“In the 1890s, the California wine industry was a mess,” Dinkelspiel told me when we spoke a few days later over the phone. The economic panic of 1893, she explained, had created a glut of grapes, severely depressing the price of fruit and wine alike. “The timing was right for someone to get in there and dominate the market in order to stabilize it,” she says.
Founded in San Francisco in 1894, the C.W.A. was comprised of a number of highly influential “someones,” including the biggest and most successful wine merchants in the city, who had their hands in everything from the ownership of vineyards across the state to wineries and distributorships. By joining together to form the C.W.A., they were effectively colluding—in broad daylight—to create a wine cartel, despite the fact that the Sherman Antitrust Act had just passed in 1890. That’s how bad things were for California grape growers and wine merchants in 1894; the prospect of an antitrust lawsuit brought by the federal government was preferable to the status quo.
The main tactic of the newly formed C.W.A. was simple—wait everyone out. As the biggest buyer of California grapes and biggest seller of finished product, the C.W.A. could force growers to accept the prices it was willing to pay, lest they get nothing before their fruit rotted. Similarly, if wine sellers in the Chicago, New Orleans, and New York didn’t want to pay the prices the monopoly was demanding for its barrels and bottles of wine, the association could simply hold onto its inventory until the recalcitrant wine merchants had run out of theirs.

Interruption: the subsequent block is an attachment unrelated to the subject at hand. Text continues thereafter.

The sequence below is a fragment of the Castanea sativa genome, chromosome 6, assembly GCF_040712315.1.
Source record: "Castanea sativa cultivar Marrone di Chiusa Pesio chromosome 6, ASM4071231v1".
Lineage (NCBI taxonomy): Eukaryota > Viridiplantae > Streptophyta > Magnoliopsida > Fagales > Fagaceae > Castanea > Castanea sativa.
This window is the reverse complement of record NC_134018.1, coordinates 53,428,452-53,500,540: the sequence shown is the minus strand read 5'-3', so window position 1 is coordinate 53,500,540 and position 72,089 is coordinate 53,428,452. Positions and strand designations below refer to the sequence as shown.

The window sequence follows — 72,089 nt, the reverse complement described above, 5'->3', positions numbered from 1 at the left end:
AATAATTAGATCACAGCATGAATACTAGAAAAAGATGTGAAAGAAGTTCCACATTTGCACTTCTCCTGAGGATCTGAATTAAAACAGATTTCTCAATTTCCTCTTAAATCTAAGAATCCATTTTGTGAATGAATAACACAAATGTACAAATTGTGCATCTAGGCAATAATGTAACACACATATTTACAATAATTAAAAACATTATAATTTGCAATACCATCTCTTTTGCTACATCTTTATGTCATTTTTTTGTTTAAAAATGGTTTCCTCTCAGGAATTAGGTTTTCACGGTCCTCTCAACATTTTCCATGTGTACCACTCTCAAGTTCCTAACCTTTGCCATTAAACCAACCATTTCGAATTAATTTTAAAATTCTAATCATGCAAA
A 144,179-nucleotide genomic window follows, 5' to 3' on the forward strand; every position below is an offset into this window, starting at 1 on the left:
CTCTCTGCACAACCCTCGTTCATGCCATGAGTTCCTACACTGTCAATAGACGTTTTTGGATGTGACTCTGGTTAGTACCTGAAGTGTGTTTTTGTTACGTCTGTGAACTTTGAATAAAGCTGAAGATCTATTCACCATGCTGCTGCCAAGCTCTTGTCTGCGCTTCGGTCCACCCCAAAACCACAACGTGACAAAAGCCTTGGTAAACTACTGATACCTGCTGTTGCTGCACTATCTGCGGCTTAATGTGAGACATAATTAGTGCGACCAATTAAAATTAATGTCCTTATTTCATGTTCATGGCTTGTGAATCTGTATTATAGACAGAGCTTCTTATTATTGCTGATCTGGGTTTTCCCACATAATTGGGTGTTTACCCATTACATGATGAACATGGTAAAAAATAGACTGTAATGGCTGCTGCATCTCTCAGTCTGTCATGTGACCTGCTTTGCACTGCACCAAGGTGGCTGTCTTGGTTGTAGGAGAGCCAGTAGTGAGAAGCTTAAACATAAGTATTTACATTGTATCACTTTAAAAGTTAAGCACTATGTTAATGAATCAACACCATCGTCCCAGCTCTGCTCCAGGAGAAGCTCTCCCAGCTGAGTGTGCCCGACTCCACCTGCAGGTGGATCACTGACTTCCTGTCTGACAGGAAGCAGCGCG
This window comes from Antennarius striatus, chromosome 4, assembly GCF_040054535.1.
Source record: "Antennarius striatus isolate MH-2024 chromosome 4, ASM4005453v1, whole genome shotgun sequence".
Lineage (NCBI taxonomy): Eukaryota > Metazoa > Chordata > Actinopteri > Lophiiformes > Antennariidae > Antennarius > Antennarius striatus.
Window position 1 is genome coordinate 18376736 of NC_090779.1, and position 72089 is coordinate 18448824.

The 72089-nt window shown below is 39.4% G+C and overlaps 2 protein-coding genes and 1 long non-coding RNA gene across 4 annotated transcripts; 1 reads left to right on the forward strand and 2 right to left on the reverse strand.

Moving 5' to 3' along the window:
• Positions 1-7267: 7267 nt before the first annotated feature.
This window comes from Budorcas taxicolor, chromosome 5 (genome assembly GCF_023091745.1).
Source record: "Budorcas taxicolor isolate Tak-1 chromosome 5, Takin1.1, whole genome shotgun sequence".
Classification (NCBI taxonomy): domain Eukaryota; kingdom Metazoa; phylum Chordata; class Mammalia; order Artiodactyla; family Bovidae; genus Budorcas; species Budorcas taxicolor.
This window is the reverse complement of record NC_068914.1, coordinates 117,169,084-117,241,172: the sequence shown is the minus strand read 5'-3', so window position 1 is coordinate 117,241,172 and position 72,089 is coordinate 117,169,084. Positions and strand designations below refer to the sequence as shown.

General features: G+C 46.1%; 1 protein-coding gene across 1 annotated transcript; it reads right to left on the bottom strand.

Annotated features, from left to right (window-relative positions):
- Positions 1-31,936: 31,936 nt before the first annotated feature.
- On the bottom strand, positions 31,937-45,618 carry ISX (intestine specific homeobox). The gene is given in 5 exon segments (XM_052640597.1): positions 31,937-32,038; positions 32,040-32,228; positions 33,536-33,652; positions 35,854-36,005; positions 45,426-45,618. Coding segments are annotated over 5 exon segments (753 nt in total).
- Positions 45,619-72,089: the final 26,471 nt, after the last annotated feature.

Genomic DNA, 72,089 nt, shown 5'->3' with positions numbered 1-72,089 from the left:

Not surprisingly, such strong-arming did not sit well with growers, winemakers, and distributors not aligned with the C.W.A., which is why, by 1897, an all-out economic wine war was raging between the association and an upstart rival, the California Wine-Makers Corporation.
Because of its size and deep pockets, the C.W.A. had the upper hand on the economic battlefield. Under the leadership of president Percy Morgan, the association abandoned its 1893 tactics, which were designed to stabilize the wine market by holding the line on prices. Instead, it slashed the cost of its wine, undercutting Wine-Makers Corporation wineries. By 1900, that corporation’s three most important members, including the Italian-Swiss Colony winery of Sonoma County, had raised the white flag and joined the C.W.A. At the turn of the 20th century, membership in the C.W.A. was apparently the only way for a big California winery to survive.
The resolution of this battle between the dueling cartels paved the way for an unprecedented $1 million investment in the C.W.A. in 1901. The equivalent of around $28 million today, the funding infusion was led by an investment banker and Southern California vineyard owner named Isaias Hellman, who just so happens to be Dinkelspiel’s great-great-grandfather.